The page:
Limit involving square roots

Hi there,

I am trying to see why this function goes to zero at the limit of large n (for constant a):

$\displaystyle \frac{2}{a}(\sqrt{n}\sqrt{n+a}-2n-a)$

With some factoring out, I've arrived at this:

$\displaystyle \frac{2n}{a}(\sqrt{1+\frac{a}{n}}-1-\frac{a}{2n})$

Where the first (root) term in the bracket should go to 1, and the last to 0, thus the bracket should approach zero in the limit. However, for some reason I don't feel quite comfortable with my method and reasoning. Don't I have to worry about the rate the two terms of the product approach their respective limits? Is there a better way to express the function to make this nuance clear?

Thanks,

Chris

Re: Limit involving square roots

Quote:

Originally Posted by

**entropyslave** Hi there,

I am trying to see why this function goes to zero at the limit of large n (for constant a):

$\displaystyle \frac{2}{a}(\sqrt{n}\sqrt{n+a}-2n-a)$

With some factoring out, I've arrived at this:

$\displaystyle \frac{2n}{a}(\sqrt{1+\frac{a}{n}}-1-\frac{a}{2n})$

Where the first (root) term in the bracket should go to 1, and the last to 0, thus the bracket should approach zero in the limit. However, for some reason I don't feel quite comfortable with my method and reasoning. Don't I have to worry about the rate the two terms of the product approach their respective limits? Is there a better way to express the function to make this nuance clear?

You should not feel comfortable! Yes, the bracket approaches 0 but then you are multiplying it by a term that goes to infinity- you have an "indeterminate" of the form $\displaystyle 0(\infty)$.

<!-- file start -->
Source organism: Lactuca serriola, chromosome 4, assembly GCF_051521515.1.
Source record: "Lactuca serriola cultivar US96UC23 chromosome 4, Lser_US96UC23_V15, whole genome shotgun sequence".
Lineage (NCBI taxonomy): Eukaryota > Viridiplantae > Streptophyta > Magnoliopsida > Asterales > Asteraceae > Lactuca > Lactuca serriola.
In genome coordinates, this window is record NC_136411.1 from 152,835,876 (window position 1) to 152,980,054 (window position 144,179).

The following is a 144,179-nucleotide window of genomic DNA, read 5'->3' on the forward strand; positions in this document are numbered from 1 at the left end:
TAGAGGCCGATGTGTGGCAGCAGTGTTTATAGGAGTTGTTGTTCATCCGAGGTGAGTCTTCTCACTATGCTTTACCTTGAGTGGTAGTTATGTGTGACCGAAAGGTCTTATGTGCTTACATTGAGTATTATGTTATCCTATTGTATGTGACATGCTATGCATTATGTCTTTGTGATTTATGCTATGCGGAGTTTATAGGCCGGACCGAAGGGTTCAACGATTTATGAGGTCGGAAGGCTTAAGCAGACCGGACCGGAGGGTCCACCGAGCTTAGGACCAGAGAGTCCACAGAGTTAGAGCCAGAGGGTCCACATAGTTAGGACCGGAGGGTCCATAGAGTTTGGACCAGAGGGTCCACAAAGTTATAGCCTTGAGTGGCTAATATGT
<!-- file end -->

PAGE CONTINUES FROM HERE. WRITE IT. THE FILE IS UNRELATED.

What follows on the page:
Instead do what you typically do with problems involving square roots- multiply both numerator and denominator by the "conjugate":

$\displaystyle (\sqrt{n}\sqrt{n+1}- 2n- a)\frac{\sqrt{n}\sqrt{n+1}+ 2n+ a}{\sqrt{n}\sqrt{n+1}+ 2n+ a}= \frac{n(n+1)- (4n^2- 4an+ a^2)}{\sqrt{n}\sqrt{n+1}+ 2n+ a}$

Re: Limit involving square roots

Quote:

Originally Posted by

**HallsofIvy** You should not feel comfortable! Yes, the bracket approaches 0 but then you are multiplying it by a term that goes to infinity- you have an "indeterminate" of the form $\displaystyle 0(\infty)$.

Instead do what you typically do with problems involving square roots- multiply both numerator and denominator by the "conjugate":

$\displaystyle (\sqrt{n}\sqrt{n+1}- 2n- a)\frac{\sqrt{n}\sqrt{n+1}+ 2n+ a}{\sqrt{n}\sqrt{n+1}+ 2n+ a}= \frac{n(n+1)- (4n^2- 4an+ a^2)}{\sqrt{n}\sqrt{n+1}+ 2n+ a}$

I see, thanks for making this clearer to me!

So there was a typo in my original formula - it should of read (with the 2 as part of the first term):

$\displaystyle \frac{1}{a}(2\sqrt{n}\sqrt{n+a}-2n-a)$

So now following your method, I get:

$\displaystyle \frac{1}{a}[2\sqrt{n}\sqrt{n+a}-(2n+a)]\frac{2\sqrt{n}\sqrt{n+a}+(2n+a)}{2\sqrt{n}\sqrt{n +a}+2n+a}=\frac{1}{a}\frac{4n(n+a)-(4n^2+4an+a^2)}{2\sqrt{n}\sqrt{n+a}+(2n+a)}=\frac{-a}{2\sqrt{n}\sqrt{n+a}+2n+a}$

And now this already clearly goes to zero, but I think it is even clearer if I apply a similar factorisation as my original post:

$\displaystyle =\frac{-a}{2n(1+\sqrt{1+\frac{a}{n}}+\frac{a}{2n})}$

Which for large n looks like $\displaystyle -\frac{a}{4n}$

Thanks for your help!